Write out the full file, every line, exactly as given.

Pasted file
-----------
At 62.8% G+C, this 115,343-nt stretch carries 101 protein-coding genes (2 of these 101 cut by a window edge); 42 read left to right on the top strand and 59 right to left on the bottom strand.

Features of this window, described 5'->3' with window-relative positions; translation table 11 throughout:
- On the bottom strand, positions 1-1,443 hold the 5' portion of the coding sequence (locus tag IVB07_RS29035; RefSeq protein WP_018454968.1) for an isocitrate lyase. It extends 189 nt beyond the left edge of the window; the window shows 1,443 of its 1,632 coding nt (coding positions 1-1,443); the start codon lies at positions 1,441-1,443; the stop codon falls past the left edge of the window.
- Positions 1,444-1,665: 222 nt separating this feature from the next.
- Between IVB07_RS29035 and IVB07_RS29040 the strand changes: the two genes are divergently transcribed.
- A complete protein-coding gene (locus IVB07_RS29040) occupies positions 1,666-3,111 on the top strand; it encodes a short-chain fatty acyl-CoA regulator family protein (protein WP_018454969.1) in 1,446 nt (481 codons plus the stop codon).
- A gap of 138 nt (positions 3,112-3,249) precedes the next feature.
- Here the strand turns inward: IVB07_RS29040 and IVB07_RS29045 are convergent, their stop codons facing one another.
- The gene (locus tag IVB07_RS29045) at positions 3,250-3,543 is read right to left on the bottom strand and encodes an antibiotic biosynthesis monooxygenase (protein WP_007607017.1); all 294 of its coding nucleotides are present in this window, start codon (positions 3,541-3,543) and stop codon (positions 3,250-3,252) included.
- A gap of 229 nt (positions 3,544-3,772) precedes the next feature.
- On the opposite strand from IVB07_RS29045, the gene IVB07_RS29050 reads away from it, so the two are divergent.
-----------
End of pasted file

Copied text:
At 62.8% G+C, this 115,343-nt stretch carries 101 protein-coding genes (2 of these 101 cut by a window edge); 42 read left to right on the top strand and 59 right to left on the bottom strand.

Features of this window, described 5'->3' with window-relative positions; translation table 11 throughout:
- On the bottom strand, positions 1-1,443 hold the 5' portion of the coding sequence (locus tag IVB07_RS29035; RefSeq protein WP_018454968.1) for an isocitrate lyase. It extends 189 nt beyond the left edge of the window; the window shows 1,443 of its 1,632 coding nt (coding positions 1-1,443); the start codon lies at positions 1,441-1,443; the stop codon falls past the left edge of the window.
- Positions 1,444-1,665: 222 nt separating this feature from the next.
- Between IVB07_RS29035 and IVB07_RS29040 the strand changes: the two genes are divergently transcribed.
- A complete protein-coding gene (locus IVB07_RS29040) occupies positions 1,666-3,111 on the top strand; it encodes a short-chain fatty acyl-CoA regulator family protein (protein WP_018454969.1) in 1,446 nt (481 codons plus the stop codon).
- A gap of 138 nt (positions 3,112-3,249) precedes the next feature.
- Here the strand turns inward: IVB07_RS29040 and IVB07_RS29045 are convergent, their stop codons facing one another.
- The gene (locus tag IVB07_RS29045) at positions 3,250-3,543 is read right to left on the bottom strand and encodes an antibiotic biosynthesis monooxygenase (protein WP_007607017.1); all 294 of its coding nucleotides are present in this window, start codon (positions 3,541-3,543) and stop codon (positions 3,250-3,252) included.
- A gap of 229 nt (positions 3,544-3,772) precedes the next feature.
- On the opposite strand from IVB07_RS29045, the gene IVB07_RS29050 reads away from it, so the two are divergent.